As Labor scrambles to get policies together to challenge the Liberal party late next year, Bill Shorten’s latest proposal looks set to benefit only a minority in our society.
It’s no secret that a high percentage of voters are over 60, but could this new proposal change that and make their voice less heard?
Opposition Leader Bill Shorten is proposing that 16-year-olds be given the right to vote should Labor come into power at the next election.
In a speech expected to be given today, SMH reports Mr Shorten will outline a plan to give an estimated half a million young people the right only those over 18 have now. But are they well-versed enough on the dense political landscape we have in Australia? Are 16-year-olds mature enough to have an educated opinion on political parties?
Mr Shorten is hoping a reduced voting age will encourage more of the young generation to vote, as 400,000 Australians aged 18-24 did not enrol to vote in the last five years.
So what benefit does have someone aged 16 voting for the nation’s leader? According to Shorten’s figures, 17,000 Australians aged 16 or 17 paid more than $41 million in income tax in 2012-13.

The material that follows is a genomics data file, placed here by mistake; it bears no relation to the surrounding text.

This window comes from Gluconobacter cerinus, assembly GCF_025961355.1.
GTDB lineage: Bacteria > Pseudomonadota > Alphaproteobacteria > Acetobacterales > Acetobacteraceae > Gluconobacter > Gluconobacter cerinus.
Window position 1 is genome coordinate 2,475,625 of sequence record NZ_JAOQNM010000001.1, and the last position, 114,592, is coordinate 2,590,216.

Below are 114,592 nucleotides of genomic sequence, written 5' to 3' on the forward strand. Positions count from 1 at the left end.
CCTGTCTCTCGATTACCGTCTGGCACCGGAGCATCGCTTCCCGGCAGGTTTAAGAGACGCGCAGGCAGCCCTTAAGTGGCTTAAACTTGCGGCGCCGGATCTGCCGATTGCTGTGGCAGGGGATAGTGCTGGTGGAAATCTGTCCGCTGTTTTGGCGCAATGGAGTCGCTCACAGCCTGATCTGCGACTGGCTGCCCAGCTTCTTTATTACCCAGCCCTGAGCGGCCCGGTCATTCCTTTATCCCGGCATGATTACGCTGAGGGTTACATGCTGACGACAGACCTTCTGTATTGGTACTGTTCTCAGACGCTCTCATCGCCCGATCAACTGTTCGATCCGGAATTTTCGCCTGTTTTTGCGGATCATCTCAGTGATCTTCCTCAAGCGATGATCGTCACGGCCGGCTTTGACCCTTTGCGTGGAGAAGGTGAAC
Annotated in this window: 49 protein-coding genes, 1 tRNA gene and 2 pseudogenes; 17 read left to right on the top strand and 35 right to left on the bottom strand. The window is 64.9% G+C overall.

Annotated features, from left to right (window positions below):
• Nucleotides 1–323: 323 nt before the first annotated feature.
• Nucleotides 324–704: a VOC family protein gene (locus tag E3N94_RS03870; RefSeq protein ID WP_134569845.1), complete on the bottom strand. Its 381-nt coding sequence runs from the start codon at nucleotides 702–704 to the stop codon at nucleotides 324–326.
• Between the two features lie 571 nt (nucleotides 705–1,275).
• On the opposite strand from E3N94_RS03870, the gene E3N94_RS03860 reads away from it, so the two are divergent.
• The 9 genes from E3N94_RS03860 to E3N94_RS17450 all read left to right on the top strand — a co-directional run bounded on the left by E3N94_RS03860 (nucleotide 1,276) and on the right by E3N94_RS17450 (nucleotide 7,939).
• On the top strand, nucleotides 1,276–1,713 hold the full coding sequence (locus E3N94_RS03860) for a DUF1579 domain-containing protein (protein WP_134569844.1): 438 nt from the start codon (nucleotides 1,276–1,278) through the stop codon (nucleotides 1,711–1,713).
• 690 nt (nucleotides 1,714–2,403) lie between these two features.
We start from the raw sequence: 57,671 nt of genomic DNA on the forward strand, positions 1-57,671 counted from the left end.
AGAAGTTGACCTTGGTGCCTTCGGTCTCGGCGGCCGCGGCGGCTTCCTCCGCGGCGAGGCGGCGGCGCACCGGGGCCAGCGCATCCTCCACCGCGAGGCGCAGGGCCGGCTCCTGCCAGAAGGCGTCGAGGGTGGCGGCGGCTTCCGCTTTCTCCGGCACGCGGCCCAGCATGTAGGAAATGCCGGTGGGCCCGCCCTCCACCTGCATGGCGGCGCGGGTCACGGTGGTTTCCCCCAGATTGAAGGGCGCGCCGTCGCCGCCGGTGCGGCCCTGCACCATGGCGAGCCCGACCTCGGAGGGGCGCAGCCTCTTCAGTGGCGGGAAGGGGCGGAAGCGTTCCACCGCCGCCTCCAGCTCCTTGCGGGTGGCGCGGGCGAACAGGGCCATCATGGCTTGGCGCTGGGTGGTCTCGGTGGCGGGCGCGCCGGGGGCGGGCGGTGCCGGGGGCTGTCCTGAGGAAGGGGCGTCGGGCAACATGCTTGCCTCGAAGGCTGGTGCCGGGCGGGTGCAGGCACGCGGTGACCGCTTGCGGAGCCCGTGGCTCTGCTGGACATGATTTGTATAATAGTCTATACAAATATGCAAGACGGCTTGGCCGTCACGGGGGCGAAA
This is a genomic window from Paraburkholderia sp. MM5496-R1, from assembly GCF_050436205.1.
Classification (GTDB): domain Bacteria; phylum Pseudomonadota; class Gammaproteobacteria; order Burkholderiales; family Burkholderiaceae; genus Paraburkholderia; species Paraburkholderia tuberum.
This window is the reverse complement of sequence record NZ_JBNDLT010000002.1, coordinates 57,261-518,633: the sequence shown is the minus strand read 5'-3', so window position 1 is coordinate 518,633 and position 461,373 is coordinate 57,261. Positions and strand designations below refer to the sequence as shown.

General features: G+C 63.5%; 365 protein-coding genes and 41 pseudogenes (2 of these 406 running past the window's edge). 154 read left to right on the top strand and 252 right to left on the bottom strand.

“Too many of your peers are falling through the cracks in our democracy. More fines and penalties from the AEC won’t fix this. More speeches from politicians won’t change it. Only you can change that,” it is reported Mr Shorten will tell his young audience.
In speech documents obtained by Fairfax and News Corp, the Opposition Leader will say: “The worst outcome for our country would be for young Australians like you to lose faith in the power of our democracy to change our nation for the better.
“Parliaments have to trust the people they serve. This is why I want Australia to think about lowering the voting age, to give more young Australians a say”.
“We, the Parliament of Australia, should extend that trust to include a direct, empowered say in our democracy. It’s certainly occurring in other parts of the world. Young Australians like you deserve the right to shape the laws and policies that shape your lives”.
Do you agree with what Bill Shorten said? Do young Australians i.e. those aged 16 deserve the right to shape the laws and policies of this country?